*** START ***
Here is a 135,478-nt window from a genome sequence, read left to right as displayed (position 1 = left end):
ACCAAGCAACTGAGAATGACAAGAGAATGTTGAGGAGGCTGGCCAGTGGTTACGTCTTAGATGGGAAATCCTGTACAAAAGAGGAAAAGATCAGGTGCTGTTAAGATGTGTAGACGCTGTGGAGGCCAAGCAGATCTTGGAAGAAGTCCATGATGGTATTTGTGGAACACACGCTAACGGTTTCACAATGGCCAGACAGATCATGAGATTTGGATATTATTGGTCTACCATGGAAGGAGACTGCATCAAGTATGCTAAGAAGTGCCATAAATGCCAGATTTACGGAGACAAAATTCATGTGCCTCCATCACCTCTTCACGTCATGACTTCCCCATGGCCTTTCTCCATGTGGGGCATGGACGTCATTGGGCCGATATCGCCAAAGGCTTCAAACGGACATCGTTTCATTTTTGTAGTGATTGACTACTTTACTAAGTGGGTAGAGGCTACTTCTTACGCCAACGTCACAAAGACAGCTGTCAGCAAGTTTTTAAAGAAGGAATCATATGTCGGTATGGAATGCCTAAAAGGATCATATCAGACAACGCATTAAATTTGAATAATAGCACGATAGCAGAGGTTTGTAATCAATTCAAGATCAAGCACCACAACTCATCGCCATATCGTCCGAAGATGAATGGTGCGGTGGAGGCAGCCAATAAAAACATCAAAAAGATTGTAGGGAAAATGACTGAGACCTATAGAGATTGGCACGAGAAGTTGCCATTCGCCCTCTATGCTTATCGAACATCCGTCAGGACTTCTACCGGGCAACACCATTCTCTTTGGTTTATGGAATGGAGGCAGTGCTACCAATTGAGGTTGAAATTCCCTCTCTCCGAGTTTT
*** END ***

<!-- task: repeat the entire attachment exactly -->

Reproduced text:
Here is a 135,478-nt window from a genome sequence, read left to right as displayed (position 1 = left end):
ACCAAGCAACTGAGAATGACAAGAGAATGTTGAGGAGGCTGGCCAGTGGTTACGTCTTAGATGGGAAATCCTGTACAAAAGAGGAAAAGATCAGGTGCTGTTAAGATGTGTAGACGCTGTGGAGGCCAAGCAGATCTTGGAAGAAGTCCATGATGGTATTTGTGGAACACACGCTAACGGTTTCACAATGGCCAGACAGATCATGAGATTTGGATATTATTGGTCTACCATGGAAGGAGACTGCATCAAGTATGCTAAGAAGTGCCATAAATGCCAGATTTACGGAGACAAAATTCATGTGCCTCCATCACCTCTTCACGTCATGACTTCCCCATGGCCTTTCTCCATGTGGGGCATGGACGTCATTGGGCCGATATCGCCAAAGGCTTCAAACGGACATCGTTTCATTTTTGTAGTGATTGACTACTTTACTAAGTGGGTAGAGGCTACTTCTTACGCCAACGTCACAAAGACAGCTGTCAGCAAGTTTTTAAAGAAGGAATCATATGTCGGTATGGAATGCCTAAAAGGATCATATCAGACAACGCATTAAATTTGAATAATAGCACGATAGCAGAGGTTTGTAATCAATTCAAGATCAAGCACCACAACTCATCGCCATATCGTCCGAAGATGAATGGTGCGGTGGAGGCAGCCAATAAAAACATCAAAAAGATTGTAGGGAAAATGACTGAGACCTATAGAGATTGGCACGAGAAGTTGCCATTCGCCCTCTATGCTTATCGAACATCCGTCAGGACTTCTACCGGGCAACACCATTCTCTTTGGTTTATGGAATGGAGGCAGTGCTACCAATTGAGGTTGAAATTCCCTCTCTCCGAGTTTT